Again, a very good article.
John i fully agree with your sentiment and feel uncomfortable with the “56” branding.As an aside praise also for your part in the “re-birth” of the club post fire with your admirable work on CG. The irony is that those of us who were there have such fond memories of the few years after the fire and the unity of purpose it engendered which despite subsequent successes will never be eclipsed. Night games at “Home” with the real hardcore at Town and Elland Road live long in the memory. Commemoration then was dignified stoical and understated in true Yorkshire style.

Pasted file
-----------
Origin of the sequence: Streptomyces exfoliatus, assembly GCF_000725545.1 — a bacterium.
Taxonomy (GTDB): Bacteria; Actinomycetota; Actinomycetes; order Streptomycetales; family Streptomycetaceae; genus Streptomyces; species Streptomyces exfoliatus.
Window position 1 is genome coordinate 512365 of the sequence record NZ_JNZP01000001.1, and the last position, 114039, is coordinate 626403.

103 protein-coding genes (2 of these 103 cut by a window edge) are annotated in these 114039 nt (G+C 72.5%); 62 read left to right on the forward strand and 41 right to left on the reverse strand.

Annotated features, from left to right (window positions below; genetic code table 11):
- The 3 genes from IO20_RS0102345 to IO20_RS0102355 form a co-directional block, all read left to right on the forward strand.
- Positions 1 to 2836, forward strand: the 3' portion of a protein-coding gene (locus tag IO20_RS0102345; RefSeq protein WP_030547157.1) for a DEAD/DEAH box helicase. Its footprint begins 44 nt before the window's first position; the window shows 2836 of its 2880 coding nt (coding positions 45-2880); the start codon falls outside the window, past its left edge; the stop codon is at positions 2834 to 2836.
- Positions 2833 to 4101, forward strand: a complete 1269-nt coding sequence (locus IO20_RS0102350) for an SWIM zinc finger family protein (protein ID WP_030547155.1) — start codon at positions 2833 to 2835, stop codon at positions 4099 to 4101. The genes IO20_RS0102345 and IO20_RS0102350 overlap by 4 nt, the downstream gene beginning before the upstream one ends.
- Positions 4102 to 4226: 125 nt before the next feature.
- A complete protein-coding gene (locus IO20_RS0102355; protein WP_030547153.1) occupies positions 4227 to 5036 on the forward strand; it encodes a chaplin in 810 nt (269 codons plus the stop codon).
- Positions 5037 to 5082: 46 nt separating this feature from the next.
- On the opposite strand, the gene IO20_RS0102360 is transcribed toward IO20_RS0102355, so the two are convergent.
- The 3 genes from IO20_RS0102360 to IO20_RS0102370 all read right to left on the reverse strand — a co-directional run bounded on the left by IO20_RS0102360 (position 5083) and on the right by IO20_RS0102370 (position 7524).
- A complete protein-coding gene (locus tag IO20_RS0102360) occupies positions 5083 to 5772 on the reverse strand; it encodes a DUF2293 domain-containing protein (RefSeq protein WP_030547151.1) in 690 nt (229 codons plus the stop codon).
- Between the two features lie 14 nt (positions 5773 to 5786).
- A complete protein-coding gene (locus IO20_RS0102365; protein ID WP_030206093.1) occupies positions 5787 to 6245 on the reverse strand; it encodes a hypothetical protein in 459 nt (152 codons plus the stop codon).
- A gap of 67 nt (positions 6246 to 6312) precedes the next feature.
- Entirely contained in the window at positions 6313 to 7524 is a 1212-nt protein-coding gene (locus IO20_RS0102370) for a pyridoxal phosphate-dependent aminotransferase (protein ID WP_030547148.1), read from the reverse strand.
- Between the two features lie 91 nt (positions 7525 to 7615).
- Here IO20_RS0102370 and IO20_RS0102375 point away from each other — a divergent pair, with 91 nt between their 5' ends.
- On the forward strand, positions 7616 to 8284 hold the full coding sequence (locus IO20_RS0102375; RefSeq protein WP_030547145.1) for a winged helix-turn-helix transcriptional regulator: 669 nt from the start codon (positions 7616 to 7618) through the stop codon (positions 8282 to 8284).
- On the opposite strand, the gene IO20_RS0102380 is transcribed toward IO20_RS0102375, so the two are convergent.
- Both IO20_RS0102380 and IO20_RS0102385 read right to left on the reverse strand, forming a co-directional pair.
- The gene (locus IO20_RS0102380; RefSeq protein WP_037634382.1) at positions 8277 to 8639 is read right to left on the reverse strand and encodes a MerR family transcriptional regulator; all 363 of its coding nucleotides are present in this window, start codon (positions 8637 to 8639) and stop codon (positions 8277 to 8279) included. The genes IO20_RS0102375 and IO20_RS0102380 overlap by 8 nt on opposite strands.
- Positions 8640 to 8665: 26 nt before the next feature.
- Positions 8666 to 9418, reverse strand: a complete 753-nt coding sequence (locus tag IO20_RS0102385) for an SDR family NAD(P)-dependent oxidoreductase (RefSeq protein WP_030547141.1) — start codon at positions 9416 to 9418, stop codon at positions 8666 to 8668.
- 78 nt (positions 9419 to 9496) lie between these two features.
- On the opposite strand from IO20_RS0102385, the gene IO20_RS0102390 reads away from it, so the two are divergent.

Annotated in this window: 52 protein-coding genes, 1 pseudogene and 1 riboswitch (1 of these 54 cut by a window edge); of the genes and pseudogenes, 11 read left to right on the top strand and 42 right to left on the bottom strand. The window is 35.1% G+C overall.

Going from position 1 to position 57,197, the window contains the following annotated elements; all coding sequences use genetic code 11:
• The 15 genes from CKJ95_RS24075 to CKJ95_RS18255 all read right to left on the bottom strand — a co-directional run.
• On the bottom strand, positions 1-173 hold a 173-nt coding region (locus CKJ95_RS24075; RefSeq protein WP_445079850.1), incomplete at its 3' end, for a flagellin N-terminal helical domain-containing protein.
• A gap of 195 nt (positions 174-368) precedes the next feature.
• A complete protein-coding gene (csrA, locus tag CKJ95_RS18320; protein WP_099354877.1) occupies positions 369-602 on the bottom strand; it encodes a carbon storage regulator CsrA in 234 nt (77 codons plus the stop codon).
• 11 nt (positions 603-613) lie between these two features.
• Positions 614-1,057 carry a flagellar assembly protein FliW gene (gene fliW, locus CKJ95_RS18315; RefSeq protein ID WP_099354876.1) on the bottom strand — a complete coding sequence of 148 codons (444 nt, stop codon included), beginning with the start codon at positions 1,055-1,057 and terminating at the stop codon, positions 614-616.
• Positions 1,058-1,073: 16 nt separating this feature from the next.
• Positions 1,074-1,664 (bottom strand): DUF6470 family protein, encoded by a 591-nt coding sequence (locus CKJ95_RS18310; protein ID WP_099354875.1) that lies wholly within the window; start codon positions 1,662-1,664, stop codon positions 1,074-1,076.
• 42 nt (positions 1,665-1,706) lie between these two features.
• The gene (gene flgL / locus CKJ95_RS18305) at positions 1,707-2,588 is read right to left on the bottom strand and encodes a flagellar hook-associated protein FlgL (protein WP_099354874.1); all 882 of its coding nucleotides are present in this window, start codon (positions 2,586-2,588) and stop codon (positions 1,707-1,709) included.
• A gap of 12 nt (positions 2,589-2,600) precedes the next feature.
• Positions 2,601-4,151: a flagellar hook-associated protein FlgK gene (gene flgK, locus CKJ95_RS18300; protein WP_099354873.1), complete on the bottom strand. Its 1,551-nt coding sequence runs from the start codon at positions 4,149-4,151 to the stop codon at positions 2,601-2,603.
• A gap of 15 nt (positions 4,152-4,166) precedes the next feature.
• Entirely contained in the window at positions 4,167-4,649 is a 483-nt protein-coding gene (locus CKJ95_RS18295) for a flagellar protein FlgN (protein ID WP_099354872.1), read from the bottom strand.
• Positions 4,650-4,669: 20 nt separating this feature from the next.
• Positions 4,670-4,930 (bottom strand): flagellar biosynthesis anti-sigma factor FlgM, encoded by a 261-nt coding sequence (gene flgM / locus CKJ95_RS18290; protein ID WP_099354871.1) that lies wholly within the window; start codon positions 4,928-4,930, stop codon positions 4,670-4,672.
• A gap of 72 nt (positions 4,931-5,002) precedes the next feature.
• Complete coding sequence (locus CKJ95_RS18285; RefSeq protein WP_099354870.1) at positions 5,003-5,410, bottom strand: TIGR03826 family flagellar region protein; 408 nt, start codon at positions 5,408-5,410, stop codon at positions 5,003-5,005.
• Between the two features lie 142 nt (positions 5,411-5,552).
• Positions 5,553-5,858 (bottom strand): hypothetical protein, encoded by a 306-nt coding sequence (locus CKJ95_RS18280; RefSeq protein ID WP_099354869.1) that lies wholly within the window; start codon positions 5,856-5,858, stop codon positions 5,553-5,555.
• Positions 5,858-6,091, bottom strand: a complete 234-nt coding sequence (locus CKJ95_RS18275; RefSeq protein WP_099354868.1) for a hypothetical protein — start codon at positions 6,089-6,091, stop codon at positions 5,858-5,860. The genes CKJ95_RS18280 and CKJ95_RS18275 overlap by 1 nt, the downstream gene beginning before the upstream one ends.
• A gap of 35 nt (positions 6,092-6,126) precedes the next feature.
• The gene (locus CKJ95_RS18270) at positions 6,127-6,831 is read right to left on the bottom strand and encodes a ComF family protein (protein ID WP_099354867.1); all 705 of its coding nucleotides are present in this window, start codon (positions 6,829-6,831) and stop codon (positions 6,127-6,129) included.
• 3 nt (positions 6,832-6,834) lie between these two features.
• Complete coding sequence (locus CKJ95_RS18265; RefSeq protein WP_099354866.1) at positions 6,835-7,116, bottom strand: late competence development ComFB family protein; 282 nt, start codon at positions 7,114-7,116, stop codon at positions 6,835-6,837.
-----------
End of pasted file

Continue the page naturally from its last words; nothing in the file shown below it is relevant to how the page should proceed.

I was moved 2 years ago when my son took part in the memorial football tournament for 11 & 13 year olds that has happened every year since, curiously funded and set up by the Prison Officers Association & Bradford Council’s Leisure Dept. Every year, local clubs are joined by kids from both Bradford City & Lincoln City’s Youth Academies.
It seems to me this is part of the lasting and positive legacy you talk about, John, emerging from a terrible day.